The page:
UCF board to consider compromise budget figure

Board to also reconsider IST reduction at Unionville Elementary

By Karen Cresta, Correspondent, The Times

MoneyEAST MARLBOROUGH – Many residents, teachers, and members of the Unionville Chadds-Ford School District (UCFSD) Board of Education urged those on the board still considering a 2.01 percent increase in the tax rate to reconsider the higher option of 2.5 percent at the work session meeting on Monday night.

A previous vote of 5-4 for the 2.01 percent increase in the tax rate shocked many residents and teachers as they took turns commenting and some begging the board to reconsider to ensure flexibility and reserve for the 2015-2016 school year budget.  In the end, the board presented a new option for the final vote to take place at next week’s regular meeting and agreed to revisit a proposed cut in instructional support for Unionville Elementary. 

The common theme was heard – residents and teachers support a higher tax increase to keep the current support teachers and programs in place and to compensate teachers appropriately in lieu of the current teacher contract negotiations.

The board indicated on several occasions that all of the options fully fund the educational programs of the district and that there is enough money for a fair teacher’s contract and that there would be no staff cuts.

A resident from Pennsbury Township started the comments portion of the meeting by saying, “I was absolutely shocked to hear that a two percent budget was voted on by the majority, 5-4, I think was the vote, and I thought to myself, ‘Great, do these board members have amnesia? Do they understand history repeating itself?’ The last couple of budgets, 2010-2011, when they voted on a low-end budget which severely strapped us, severely, we cut into reserves.  We eliminated staff, support staff, social workers, kindergarten afternoon bus eliminated, class sizes…We don’t need to go there again… Please, please, review your decision on a budget that will drive this district down.”

The resident went on to explain that the difference in percentage comes down to $60 a year and posed the question, “You’re going to put the district in this kind of situation for $5 a month?”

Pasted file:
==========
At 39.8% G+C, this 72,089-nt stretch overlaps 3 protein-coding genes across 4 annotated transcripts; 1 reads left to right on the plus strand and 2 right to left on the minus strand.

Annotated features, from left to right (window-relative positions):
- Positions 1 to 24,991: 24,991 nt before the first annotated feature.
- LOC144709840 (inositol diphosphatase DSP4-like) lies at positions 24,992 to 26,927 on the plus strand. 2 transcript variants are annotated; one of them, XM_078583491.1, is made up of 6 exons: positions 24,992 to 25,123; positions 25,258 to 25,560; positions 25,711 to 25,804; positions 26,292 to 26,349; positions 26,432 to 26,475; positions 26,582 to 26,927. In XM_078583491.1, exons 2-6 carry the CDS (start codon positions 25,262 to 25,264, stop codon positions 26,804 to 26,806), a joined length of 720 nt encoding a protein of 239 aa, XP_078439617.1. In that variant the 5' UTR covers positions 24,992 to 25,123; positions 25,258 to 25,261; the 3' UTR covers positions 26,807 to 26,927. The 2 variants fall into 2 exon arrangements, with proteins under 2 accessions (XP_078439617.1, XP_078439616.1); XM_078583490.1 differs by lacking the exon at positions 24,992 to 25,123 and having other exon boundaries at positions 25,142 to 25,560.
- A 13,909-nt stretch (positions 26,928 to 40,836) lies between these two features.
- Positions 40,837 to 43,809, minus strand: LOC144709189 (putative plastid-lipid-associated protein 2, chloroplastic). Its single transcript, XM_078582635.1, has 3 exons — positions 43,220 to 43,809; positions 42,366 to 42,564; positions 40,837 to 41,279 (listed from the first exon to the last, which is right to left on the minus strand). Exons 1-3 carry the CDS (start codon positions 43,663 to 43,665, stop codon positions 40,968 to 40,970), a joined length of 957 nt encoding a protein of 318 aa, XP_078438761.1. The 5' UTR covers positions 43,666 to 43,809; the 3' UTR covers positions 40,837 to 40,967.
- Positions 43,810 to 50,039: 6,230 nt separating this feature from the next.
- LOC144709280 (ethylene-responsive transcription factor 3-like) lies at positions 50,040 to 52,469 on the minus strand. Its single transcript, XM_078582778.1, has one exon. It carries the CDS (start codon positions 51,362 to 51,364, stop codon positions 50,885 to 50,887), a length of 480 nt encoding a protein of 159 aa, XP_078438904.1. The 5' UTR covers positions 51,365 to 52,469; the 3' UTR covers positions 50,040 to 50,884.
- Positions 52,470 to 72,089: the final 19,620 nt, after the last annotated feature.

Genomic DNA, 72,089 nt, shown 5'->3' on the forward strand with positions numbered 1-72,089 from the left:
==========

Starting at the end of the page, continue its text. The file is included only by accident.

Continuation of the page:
Many residents cited the reason they moved their families was for the school districts’ exemplary ratings and competent teachers who helped many of their children thrive after coming to the district and getting the necessary support in Reading and identification of learning disabilities.

Heartfelt comments and concerns were heard from parents and teachers begging the board during tearful requests not to cut the Instructional Support Teacher (IST) staff numbers from full-time (1.0) to part-time (.5) for first grade at UE.

“If we don’t have this program, we are not doing what is best for our children… I would ask you to consider our children first no matter what the cost,” urged a first grade teacher at UE and a resident of Birmingham Township.

Another resident from East Marlborough who moved from Delaware to have his three sons attend the school district based on its ranking and the wonderful support system that changed his son’s life said, “What we got was a hell of a lot more!”

With that being said, the district building lost power during a tornado watch but power returned quickly and an audience member urged the East Marlborough resident to continue his statement.  He continued with the success story of his son because of the group of teachers who helped him and stated he is “emotionally thankful for everything that this group has done.”

Perk Musacchio, an upcoming retiring Instructional Support Teacher at UE, acknowledged her confusion that the board states there are no cuts in programs or staffing but felt that was not accurate if a full time position on the IST team is being cut in half.  She tearfully pleaded with the board to reconsider so the students don’t suffer.  The board agreed to revisit the proposal to do so and will discuss it in further detail for next week’s meeting.

In response to the residents’ and teachers’ comments, President Vic Dupuis wanted to express several points of his own.  He reassured all that both sides of the negotiations team were making concessions and are “committed to a fair and reasonable settlement of the teacher contract” and not in the mindset to freeze pay or be excited about going to status quo.  He stated that the process is going as it should.

Dupuis was concerned about coupling the tax increase with the teacher’s contract.  He wanted it to be clear that regardless of which tax increase is voted on that there is still a vote separately on the “reasonably generous” contract.  He mentioned that both sides still have room to move and is confident that a fair agreement will be reached.

Dupuis addressed the ongoing teacher negotiations topic by stating, “While we will not always agree on everything, we can certainly agree that your opinions and your concerns are as valid, or perhaps more valid, than those of the board.”

Dupuis went on to say that the whole picture needs to be looked at in terms of teacher salaries.  He explained that teachers (about one third) who are at the top of the pay scale get lower increases because there is not much more room to move up and those on the bottom get higher ones.  Kennett Consolidated School District may get $207 more a year and an additional $620 for this upcoming year as a top salary but UCFSD pays starting teachers $6,000 more than Kennett.  He urged all to consider all the facts and not just bits of it.